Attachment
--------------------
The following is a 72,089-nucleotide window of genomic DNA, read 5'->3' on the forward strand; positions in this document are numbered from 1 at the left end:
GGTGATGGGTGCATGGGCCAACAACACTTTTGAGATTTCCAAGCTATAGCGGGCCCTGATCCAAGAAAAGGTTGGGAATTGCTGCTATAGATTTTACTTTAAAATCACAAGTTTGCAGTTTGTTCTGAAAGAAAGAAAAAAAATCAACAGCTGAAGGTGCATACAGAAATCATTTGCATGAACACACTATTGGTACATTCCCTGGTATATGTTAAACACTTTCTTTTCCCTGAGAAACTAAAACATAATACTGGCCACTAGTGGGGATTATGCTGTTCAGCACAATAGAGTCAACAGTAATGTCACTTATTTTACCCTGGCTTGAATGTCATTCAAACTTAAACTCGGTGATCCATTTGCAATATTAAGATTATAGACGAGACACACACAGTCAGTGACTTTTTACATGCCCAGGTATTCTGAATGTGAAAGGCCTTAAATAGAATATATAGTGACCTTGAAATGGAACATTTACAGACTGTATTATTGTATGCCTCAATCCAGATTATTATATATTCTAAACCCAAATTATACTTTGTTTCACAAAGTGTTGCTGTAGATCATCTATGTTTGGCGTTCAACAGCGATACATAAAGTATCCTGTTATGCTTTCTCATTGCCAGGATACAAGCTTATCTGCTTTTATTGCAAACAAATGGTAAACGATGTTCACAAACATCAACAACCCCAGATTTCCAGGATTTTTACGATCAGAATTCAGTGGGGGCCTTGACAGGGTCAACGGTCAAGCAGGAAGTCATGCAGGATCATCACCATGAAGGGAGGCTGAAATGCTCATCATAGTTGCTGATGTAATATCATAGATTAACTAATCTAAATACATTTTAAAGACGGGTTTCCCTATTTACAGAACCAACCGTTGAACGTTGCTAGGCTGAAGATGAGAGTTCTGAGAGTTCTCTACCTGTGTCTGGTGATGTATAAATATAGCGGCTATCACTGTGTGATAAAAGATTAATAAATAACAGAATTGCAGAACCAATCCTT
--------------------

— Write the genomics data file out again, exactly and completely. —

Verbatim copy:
The following is a 72,089-nucleotide window of genomic DNA, read 5'->3' on the forward strand; positions in this document are numbered from 1 at the left end:
GGTGATGGGTGCATGGGCCAACAACACTTTTGAGATTTCCAAGCTATAGCGGGCCCTGATCCAAGAAAAGGTTGGGAATTGCTGCTATAGATTTTACTTTAAAATCACAAGTTTGCAGTTTGTTCTGAAAGAAAGAAAAAAAATCAACAGCTGAAGGTGCATACAGAAATCATTTGCATGAACACACTATTGGTACATTCCCTGGTATATGTTAAACACTTTCTTTTCCCTGAGAAACTAAAACATAATACTGGCCACTAGTGGGGATTATGCTGTTCAGCACAATAGAGTCAACAGTAATGTCACTTATTTTACCCTGGCTTGAATGTCATTCAAACTTAAACTCGGTGATCCATTTGCAATATTAAGATTATAGACGAGACACACACAGTCAGTGACTTTTTACATGCCCAGGTATTCTGAATGTGAAAGGCCTTAAATAGAATATATAGTGACCTTGAAATGGAACATTTACAGACTGTATTATTGTATGCCTCAATCCAGATTATTATATATTCTAAACCCAAATTATACTTTGTTTCACAAAGTGTTGCTGTAGATCATCTATGTTTGGCGTTCAACAGCGATACATAAAGTATCCTGTTATGCTTTCTCATTGCCAGGATACAAGCTTATCTGCTTTTATTGCAAACAAATGGTAAACGATGTTCACAAACATCAACAACCCCAGATTTCCAGGATTTTTACGATCAGAATTCAGTGGGGGCCTTGACAGGGTCAACGGTCAAGCAGGAAGTCATGCAGGATCATCACCATGAAGGGAGGCTGAAATGCTCATCATAGTTGCTGATGTAATATCATAGATTAACTAATCTAAATACATTTTAAAGACGGGTTTCCCTATTTACAGAACCAACCGTTGAACGTTGCTAGGCTGAAGATGAGAGTTCTGAGAGTTCTCTACCTGTGTCTGGTGATGTATAAATATAGCGGCTATCACTGTGTGATAAAAGATTAATAAATAACAGAATTGCAGAACCAATCCTT